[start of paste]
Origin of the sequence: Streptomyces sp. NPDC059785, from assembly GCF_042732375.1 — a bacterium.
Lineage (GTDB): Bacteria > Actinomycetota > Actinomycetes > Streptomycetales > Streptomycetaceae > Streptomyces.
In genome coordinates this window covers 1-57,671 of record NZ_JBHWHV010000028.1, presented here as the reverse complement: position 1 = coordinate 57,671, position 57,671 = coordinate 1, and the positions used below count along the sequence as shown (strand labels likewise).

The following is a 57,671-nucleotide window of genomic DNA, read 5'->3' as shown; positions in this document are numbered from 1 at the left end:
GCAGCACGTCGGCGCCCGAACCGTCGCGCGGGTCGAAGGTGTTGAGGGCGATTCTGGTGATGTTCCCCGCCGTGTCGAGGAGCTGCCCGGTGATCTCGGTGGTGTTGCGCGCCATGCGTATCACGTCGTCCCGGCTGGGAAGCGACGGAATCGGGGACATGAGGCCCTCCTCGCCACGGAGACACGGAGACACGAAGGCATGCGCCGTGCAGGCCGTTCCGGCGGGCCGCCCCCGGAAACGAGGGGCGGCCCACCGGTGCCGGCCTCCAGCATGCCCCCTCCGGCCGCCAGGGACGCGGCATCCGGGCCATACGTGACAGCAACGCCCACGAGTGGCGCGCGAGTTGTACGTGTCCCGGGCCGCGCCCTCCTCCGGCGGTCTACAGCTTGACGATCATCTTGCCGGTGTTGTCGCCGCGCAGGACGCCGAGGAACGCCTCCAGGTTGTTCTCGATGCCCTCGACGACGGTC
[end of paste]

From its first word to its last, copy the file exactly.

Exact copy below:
Origin of the sequence: Streptomyces sp. NPDC059785, from assembly GCF_042732375.1 — a bacterium.
Lineage (GTDB): Bacteria > Actinomycetota > Actinomycetes > Streptomycetales > Streptomycetaceae > Streptomyces.
In genome coordinates this window covers 1-57,671 of record NZ_JBHWHV010000028.1, presented here as the reverse complement: position 1 = coordinate 57,671, position 57,671 = coordinate 1, and the positions used below count along the sequence as shown (strand labels likewise).

The following is a 57,671-nucleotide window of genomic DNA, read 5'->3' as shown; positions in this document are numbered from 1 at the left end:
GCAGCACGTCGGCGCCCGAACCGTCGCGCGGGTCGAAGGTGTTGAGGGCGATTCTGGTGATGTTCCCCGCCGTGTCGAGGAGCTGCCCGGTGATCTCGGTGGTGTTGCGCGCCATGCGTATCACGTCGTCCCGGCTGGGAAGCGACGGAATCGGGGACATGAGGCCCTCCTCGCCACGGAGACACGGAGACACGAAGGCATGCGCCGTGCAGGCCGTTCCGGCGGGCCGCCCCCGGAAACGAGGGGCGGCCCACCGGTGCCGGCCTCCAGCATGCCCCCTCCGGCCGCCAGGGACGCGGCATCCGGGCCATACGTGACAGCAACGCCCACGAGTGGCGCGCGAGTTGTACGTGTCCCGGGCCGCGCCCTCCTCCGGCGGTCTACAGCTTGACGATCATCTTGCCGGTGTTGTCGCCGCGCAGGACGCCGAGGAACGCCTCCAGGTTGTTCTCGATGCCCTCGACGACGGTC